To mark the 40th anniversary of its creation, we’re presenting Rudolf Nureyev’s Romeo & Juliet on 1 – 5 August at Southbank Centre. Created especially for English National Ballet in 1977, this blazing ballet retells Shakespeare’s heartbreaking tale of two star-crossed lovers with Nureyev’s inventive and passionate choreography. Find out more behind the story’s history and this “deeply romantic” (The Daily Express) version:
The story William Shakespeare told in Romeo and Juliet (1595) was not new but its success was such that all subsequent narratives of the universal story of young lovers from opposing factions coming together, usually with tragic results, are traced back to his play.
The story has been adapted for numerous media inspiring paintings, symphonies (most notably Hector Berlioz’ dramatic Roméo et Juliette 1838-9), operas (including those by Vincenzo Bellini and Charles Gounod), and musicals.
The 1957 Leonard Bernstein-Stephen Sondheim West Side Story (choreographed by Jerome Robbins) is probably the most widely known adaptation of the play, shifting it’s time and place to highlight, through its portrayal of gang-land warfare in New York, the plot’s relevance to twentieth-century society. The immediacy of West Side Story was repeated four decades later in Baz Luhrmann’s 1996 film of Romeo + Juliet and the imagined creation of the play provided the basis of the film and stage play Shakespeare in Love.
Scholars agree that Shakespeare’s plot had its origin in the literature of Renaissance Italy beginning with Luigi da Porto’s Istoria Novvellamente Rivovata di Due Nobili Amante. This is based on the social and political conditions of the first half of the Fourteenth Century documenting the violent life of some Italian City States in which bloody feuds between dominant clans, here the Montecchi and Cappellelli families, were common.
Da Porto’s story was popularised by its re-telling in Matteo Bandello’s collection of stories in 1554 and in French by Pierre Boaiastau five years later. This, in turn, inspired Arthur Brooke’s 1562 long poem, The Tragical History of Romeus and Juliet and the prose version ‘The goodly history of the true and constant love between Rhomeo and Julietta’ in William Painter’s The Palace of Pleasure. Shakespeare seems to have been familiar with these English-language versions, particularly Brooke’s poem, from which he took the outline of every character except Mercutio, but he adapted the narrative further by, for example, reducing Juliet’s age to fourteen.
Romeo and Juliet has been presented in a variety of styles for different audiences. It has been updated, relocated, and whole chunks of it rewritten. For two centuries, it was played with a happy ending. In Shakespeare’s day, the play was performed by an all-male cast but in the mid-Nineteenth Century, particularly in America, it became fashionable for the role of Romeo to be played by a woman.
Dance, too, has seen curious adaptations of the play. Vincenzo Galeotti’s production in Copenhagen in 1811 was hampered by a 51-year-old Romeo. Bronislava Nijinska’s 1926 surreal Romeo and Juliet saw hero and heroine elope in a plane. Various music (original compositions and adaptations) has been used but it was with Serge Prokofiev’s score written in the 1930s that Romeo became part of the standard repertory of leading dance companies. It was first choreographed by Ivo Vano Posta in Brno, Czechoslovakia, in 1938. This production combined classical and modern dance techniques avoiding pointe-work for Zora Semberova as Juliet felt conventional ballet would prevent her from expressing the emotional subtlety of Prokofiev’s music.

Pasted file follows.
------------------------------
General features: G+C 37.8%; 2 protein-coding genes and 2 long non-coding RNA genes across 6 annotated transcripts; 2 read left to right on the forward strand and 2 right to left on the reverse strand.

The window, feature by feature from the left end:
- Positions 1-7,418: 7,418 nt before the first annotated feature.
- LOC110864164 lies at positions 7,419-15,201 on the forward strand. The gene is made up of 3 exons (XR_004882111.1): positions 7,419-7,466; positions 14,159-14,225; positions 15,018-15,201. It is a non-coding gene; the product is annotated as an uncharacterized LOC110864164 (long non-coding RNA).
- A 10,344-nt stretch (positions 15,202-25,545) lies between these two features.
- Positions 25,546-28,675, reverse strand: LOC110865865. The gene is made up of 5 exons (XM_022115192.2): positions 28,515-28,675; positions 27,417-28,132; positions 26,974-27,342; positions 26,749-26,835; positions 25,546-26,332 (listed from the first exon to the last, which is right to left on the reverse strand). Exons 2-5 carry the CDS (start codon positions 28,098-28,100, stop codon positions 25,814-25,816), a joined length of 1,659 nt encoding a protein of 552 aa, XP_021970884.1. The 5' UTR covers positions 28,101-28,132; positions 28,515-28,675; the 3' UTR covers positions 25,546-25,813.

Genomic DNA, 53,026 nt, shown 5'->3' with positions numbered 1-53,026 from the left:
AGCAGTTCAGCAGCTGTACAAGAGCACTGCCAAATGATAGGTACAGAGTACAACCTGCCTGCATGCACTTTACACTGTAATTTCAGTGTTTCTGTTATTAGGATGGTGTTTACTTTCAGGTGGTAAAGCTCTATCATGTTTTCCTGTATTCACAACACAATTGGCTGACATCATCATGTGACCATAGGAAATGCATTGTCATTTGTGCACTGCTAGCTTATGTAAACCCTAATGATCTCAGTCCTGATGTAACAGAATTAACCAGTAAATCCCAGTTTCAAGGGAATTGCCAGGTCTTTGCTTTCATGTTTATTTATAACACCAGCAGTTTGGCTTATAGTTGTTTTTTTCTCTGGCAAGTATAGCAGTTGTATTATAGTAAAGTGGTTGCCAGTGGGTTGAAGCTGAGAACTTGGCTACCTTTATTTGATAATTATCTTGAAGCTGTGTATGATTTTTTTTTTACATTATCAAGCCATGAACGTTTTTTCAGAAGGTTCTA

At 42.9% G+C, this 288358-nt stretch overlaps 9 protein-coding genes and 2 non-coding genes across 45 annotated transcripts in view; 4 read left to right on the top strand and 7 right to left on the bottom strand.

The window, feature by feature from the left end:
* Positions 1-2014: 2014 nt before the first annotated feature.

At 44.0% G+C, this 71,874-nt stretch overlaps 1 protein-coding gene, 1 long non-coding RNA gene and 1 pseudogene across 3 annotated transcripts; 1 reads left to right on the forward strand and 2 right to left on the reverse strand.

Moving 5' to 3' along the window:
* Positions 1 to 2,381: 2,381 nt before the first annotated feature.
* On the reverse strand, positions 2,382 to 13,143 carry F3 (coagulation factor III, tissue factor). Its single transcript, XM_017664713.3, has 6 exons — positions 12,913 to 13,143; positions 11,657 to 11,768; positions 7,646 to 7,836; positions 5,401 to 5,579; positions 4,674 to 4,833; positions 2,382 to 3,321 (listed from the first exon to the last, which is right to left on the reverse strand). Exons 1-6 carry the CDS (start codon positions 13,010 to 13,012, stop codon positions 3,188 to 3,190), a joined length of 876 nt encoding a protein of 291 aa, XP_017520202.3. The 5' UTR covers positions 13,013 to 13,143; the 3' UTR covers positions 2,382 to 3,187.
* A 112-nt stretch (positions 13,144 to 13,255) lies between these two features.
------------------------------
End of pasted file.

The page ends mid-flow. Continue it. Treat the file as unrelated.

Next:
The success of the Brno production encouraged the Soviet authorities to accept Romeo and Juliet and Léonide Lavrovsky’s 1940 Kirov ballet exerted an enormous influence on productions for the next three decades. The most widely performed version is Kenneth MacMillan’s choreographed in 1965. This derived some of its production ideas from Franco Zefferelli’s landmark 1960 staging of the play at the Old Vic. In a similar manner, ideas, notably the comradeship between Romeo and his friends, Mercutio’s fake death and the duel scene played for laughs, filtered into Nureyev’s production from Trevor Nunn’s 1976-77 Royal Shakespeare Company production.
Danced Romeo and Juliets take many forms. Angelin Preljocaj’s presented Verona as an Orwellian totalitarian state (danced to a mixed score of Prokofiev’s music and Goran Vejvoda’s electronic soundscape) and elements of Mats Ek’s staging to Tchaikovsky were inspired by the events of the Arab Spring. Krzysztof Pastor spread the action to set consecutive acts in the 1930s, 1950s and 1990s while Rennie Harris created the hip-hop Rome and Jewels. At the same time, there have been plenty of more traditional productions including Derek Deane’s mega in-the-round staging for English National Ballet in 1998 at the Royal Albert Hall in which Tamara Rojo created the role of the young heroine.
Next to all other danced versions Nureyev’s Romeo and Juliet, created for London Festival (now English National) Ballet 40 years ago, stands the test of time. It incorporates a range of dance-styles, contemporary and classical, to enrich the production which is a remarkably literal re-telling of the play in dance. Nureyev, for example, does not rely on his audiences’ familiarity with the plot and includes scenes such as those relating to Romeo’s stay in Mantua, the failure of Friar Lawrence’s message to reach him and the tragic consequence of Benvolio bringing him news of Juliet’s ‘death’. He is also aware that the play is more than a simple paean of romantic love. Nureyev’s great achievement is his rich portrayal of Renaissance society and the symbolic imagery drawn from Shakespeare’s text that he has meshed into his own Romeo and Juliet.